Chemical processes are high energy-demanding and release in the atmosphere dioxin or acid drain water. The alternative is still manual re-usable component disassembly and incineration of the remaining PCB matrix; as a matter of fact, nearly the 80% of the PCBs collected in the world are processed in China adopting very poor ergonomic and safety conditions [9]. Key-metals, such as tantalum, gallium and indium, that are present in high concentrations only in specific components of PCBs, are currently not recovered and go to landfill [10]. Mechanical treatment represents a promising alternative to pyrolysis with low environmental pollution, limited equipment investments, low energy cost and diversified applications. This treatment consists in mechanical separation and size-reduction to obtain highly concentrated mixtures of metallic and non-metallic fractions. PCBs are an ideal candidate for mechanical shredding and separation but, given the high value of the roughly 30% metal fraction of a populated circuit board, mechanical shredding and separation systems should be highly efficient to maximize the recovered metals fraction. Detailed physical models estimating the distribution of the size and liberation degree of the output particles, as well as the processing energy required, can pinpoint ideal process operation [5]. Very little research has focused on this area, but stochastic process models, in particular Markov models, are a very promising avenue. Concerning the separation stage, physical models that predict particle trajectories have been developed for eddy current separation and corona electrostatic separation [11]. However, these models consider single trajectories of particles and fail to model two major motivations for the limited separation performance, i.e. particle interactions and impacts, and the presence of unliberated particles in the input material flow. The lack of validated models and control technologies makes comminution and separation processes still uncontrolled in industrial settings. Process parameters are manually set, based on experience coming from trial and error procedures. As a consequence, metal recovery rate is still limited and a consistent fraction of precious metals is lost during shredding and separation [12].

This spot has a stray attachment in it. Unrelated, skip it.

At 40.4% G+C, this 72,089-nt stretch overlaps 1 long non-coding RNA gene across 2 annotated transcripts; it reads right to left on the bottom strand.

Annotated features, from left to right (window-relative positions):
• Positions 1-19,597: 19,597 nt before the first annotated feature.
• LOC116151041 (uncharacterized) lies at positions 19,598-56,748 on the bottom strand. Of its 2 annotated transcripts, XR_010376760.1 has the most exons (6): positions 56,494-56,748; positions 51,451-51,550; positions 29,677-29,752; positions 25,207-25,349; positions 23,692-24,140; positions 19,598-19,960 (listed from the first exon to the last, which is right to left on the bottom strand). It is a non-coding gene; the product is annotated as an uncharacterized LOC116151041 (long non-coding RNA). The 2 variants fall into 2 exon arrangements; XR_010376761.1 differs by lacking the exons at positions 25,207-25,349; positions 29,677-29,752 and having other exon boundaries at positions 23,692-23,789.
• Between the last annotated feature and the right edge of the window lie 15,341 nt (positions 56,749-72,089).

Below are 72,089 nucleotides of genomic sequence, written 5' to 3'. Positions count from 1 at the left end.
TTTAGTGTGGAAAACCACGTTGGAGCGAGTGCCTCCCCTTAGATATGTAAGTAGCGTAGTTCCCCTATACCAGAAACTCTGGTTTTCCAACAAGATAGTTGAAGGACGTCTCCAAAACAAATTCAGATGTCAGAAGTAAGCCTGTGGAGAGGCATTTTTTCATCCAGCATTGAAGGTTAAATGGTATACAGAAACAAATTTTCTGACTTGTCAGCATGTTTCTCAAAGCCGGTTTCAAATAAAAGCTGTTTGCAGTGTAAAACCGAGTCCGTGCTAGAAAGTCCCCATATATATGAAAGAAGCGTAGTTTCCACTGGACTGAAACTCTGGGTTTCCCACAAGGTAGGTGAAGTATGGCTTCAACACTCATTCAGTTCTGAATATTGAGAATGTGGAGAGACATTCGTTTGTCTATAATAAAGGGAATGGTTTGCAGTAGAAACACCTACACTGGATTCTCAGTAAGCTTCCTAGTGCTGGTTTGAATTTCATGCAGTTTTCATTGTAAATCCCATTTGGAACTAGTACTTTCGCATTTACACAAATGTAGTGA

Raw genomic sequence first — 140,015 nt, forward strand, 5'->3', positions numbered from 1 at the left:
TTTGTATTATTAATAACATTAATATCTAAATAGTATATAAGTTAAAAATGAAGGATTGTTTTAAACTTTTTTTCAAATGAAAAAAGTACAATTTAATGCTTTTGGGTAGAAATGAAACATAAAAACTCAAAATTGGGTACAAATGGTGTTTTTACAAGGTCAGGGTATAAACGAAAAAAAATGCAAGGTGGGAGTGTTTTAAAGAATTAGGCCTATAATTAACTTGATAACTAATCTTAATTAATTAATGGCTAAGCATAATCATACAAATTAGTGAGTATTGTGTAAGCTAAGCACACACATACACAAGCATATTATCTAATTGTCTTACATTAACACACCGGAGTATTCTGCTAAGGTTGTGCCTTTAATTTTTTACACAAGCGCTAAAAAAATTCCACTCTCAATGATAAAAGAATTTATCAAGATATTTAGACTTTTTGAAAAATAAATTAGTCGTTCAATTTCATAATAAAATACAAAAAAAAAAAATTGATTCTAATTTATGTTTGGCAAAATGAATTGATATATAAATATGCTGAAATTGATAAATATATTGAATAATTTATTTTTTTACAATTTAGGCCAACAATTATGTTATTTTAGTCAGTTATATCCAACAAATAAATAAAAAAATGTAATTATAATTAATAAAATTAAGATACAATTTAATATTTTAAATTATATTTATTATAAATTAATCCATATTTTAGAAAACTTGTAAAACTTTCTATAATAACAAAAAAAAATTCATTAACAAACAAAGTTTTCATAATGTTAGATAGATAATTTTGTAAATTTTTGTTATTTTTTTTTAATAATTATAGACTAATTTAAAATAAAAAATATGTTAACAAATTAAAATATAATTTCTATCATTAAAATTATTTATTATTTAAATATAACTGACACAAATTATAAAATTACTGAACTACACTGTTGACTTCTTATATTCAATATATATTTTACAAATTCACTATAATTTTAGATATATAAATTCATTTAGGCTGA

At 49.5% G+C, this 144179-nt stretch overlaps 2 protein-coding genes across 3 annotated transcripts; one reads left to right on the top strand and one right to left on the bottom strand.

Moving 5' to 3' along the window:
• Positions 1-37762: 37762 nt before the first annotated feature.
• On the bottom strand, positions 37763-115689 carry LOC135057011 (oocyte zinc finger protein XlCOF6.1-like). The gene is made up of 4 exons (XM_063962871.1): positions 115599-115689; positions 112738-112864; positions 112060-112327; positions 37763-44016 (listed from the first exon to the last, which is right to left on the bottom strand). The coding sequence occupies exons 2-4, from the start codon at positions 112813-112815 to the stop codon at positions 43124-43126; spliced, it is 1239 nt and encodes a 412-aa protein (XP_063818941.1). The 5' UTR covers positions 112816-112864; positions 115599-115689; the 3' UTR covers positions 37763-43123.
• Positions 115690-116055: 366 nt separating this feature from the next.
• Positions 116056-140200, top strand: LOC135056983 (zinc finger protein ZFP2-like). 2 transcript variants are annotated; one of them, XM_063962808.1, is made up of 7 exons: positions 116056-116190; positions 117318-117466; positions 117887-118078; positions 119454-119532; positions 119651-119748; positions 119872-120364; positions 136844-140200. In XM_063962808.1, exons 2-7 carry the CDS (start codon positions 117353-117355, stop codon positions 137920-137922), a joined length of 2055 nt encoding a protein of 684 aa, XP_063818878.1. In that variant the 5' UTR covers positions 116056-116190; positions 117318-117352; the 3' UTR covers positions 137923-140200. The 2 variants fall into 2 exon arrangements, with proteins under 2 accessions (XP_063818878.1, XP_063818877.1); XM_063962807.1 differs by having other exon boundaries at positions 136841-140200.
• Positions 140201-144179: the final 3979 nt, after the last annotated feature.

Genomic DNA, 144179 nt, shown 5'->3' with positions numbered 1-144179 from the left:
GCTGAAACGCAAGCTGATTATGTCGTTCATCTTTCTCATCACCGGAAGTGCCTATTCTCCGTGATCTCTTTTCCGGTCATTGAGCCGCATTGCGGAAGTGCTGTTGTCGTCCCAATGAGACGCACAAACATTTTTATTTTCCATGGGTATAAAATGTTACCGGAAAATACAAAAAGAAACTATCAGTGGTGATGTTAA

Chemical recycling methods of the Non-Metal Fraction (NMF) in PCBs include gasification, and depolymerisation process using supercritical fluids. The decomposition reactions of epoxy resin in supercritical water (SCW) or using supercritical methanol (SCM) have been studied in literature [13]. The goal of the research in this area is to control the chemical decomposition of organic fraction of PCB to obtain intermediate products suitable for further polymerization reaction. Another promising recycling option is the re-use of the polymer portion as filler in new compounds. Without treatment, these fillers can reduce mechanical properties of the polymers. The use of mechano-chemical treatment to prepare scrap-based composites improves the compatibility in blends, since it favours the dispersion of nano-fillers following to the application of high compressive and shear forces.

Finally, from a business model perspective, literature is mainly explorative and takes a comparative country-perspective to illustrate how nations are managing the end-of-life of PCBs and electronic waste [14]. There are currently no clear evidences of consolidated successful business models for PCBs recycling in terms of reverse logistics practices, network supply chain management and companies’ vertical integration, infrastructure, secondary markets and pricing strategies. Only some general indications in terms of supply chain actors can be found at waste management system level, but the whole business model with its supporting technologies is not analysed and quantitative performance assessments are lacking.

7.3 Problem Statement and Research Approach

From a technological, industrial and business point of view, the main difficulties for the establishment of successful practices for treating PCBs in Europe in a logic of circular economy [15] can be summarised as follows:
  • Post-consumer PCBs are a very variable product due to different technologies, design, size and materials composition. This generates uncertainty in the type of waste to be treated. Thus, technology investments and business return are difficult to be forecasted and entrepreneurial risk is implicitly high.

  • Limited knowledge is currently available on the elemental composition of PCB-mounted components and on the concentrations of key metals in them. Such a situation contributes to increase the above mentioned uncertainty.